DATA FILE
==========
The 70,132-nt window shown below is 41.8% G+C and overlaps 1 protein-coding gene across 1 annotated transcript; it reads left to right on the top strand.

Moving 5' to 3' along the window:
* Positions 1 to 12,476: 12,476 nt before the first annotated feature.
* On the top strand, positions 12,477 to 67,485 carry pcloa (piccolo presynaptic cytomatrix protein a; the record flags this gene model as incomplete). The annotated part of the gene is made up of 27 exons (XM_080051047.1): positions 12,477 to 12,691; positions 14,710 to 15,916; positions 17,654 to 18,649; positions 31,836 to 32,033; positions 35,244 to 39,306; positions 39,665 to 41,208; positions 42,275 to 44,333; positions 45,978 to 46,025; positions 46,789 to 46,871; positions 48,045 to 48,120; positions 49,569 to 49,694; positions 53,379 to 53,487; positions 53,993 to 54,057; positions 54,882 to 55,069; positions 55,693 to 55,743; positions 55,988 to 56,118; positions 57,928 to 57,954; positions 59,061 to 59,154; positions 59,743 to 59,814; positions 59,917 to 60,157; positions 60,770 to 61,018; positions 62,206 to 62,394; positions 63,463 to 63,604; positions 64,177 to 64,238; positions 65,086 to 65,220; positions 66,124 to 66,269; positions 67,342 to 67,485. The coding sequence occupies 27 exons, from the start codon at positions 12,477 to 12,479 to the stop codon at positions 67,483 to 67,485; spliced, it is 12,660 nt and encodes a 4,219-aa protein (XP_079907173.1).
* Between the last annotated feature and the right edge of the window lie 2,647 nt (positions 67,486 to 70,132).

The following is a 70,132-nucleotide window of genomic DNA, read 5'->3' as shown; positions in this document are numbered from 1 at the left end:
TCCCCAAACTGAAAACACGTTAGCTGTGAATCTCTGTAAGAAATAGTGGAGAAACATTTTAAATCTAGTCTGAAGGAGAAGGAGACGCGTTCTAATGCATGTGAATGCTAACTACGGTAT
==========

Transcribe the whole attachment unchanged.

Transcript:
The 70,132-nt window shown below is 41.8% G+C and overlaps 1 protein-coding gene across 1 annotated transcript; it reads left to right on the top strand.

Moving 5' to 3' along the window:
* Positions 1 to 12,476: 12,476 nt before the first annotated feature.
* On the top strand, positions 12,477 to 67,485 carry pcloa (piccolo presynaptic cytomatrix protein a; the record flags this gene model as incomplete). The annotated part of the gene is made up of 27 exons (XM_080051047.1): positions 12,477 to 12,691; positions 14,710 to 15,916; positions 17,654 to 18,649; positions 31,836 to 32,033; positions 35,244 to 39,306; positions 39,665 to 41,208; positions 42,275 to 44,333; positions 45,978 to 46,025; positions 46,789 to 46,871; positions 48,045 to 48,120; positions 49,569 to 49,694; positions 53,379 to 53,487; positions 53,993 to 54,057; positions 54,882 to 55,069; positions 55,693 to 55,743; positions 55,988 to 56,118; positions 57,928 to 57,954; positions 59,061 to 59,154; positions 59,743 to 59,814; positions 59,917 to 60,157; positions 60,770 to 61,018; positions 62,206 to 62,394; positions 63,463 to 63,604; positions 64,177 to 64,238; positions 65,086 to 65,220; positions 66,124 to 66,269; positions 67,342 to 67,485. The coding sequence occupies 27 exons, from the start codon at positions 12,477 to 12,479 to the stop codon at positions 67,483 to 67,485; spliced, it is 12,660 nt and encodes a 4,219-aa protein (XP_079907173.1).
* Between the last annotated feature and the right edge of the window lie 2,647 nt (positions 67,486 to 70,132).

The following is a 70,132-nucleotide window of genomic DNA, read 5'->3' as shown; positions in this document are numbered from 1 at the left end:
TCCCCAAACTGAAAACACGTTAGCTGTGAATCTCTGTAAGAAATAGTGGAGAAACATTTTAAATCTAGTCTGAAGGAGAAGGAGACGCGTTCTAATGCATGTGAATGCTAACTACGGTAT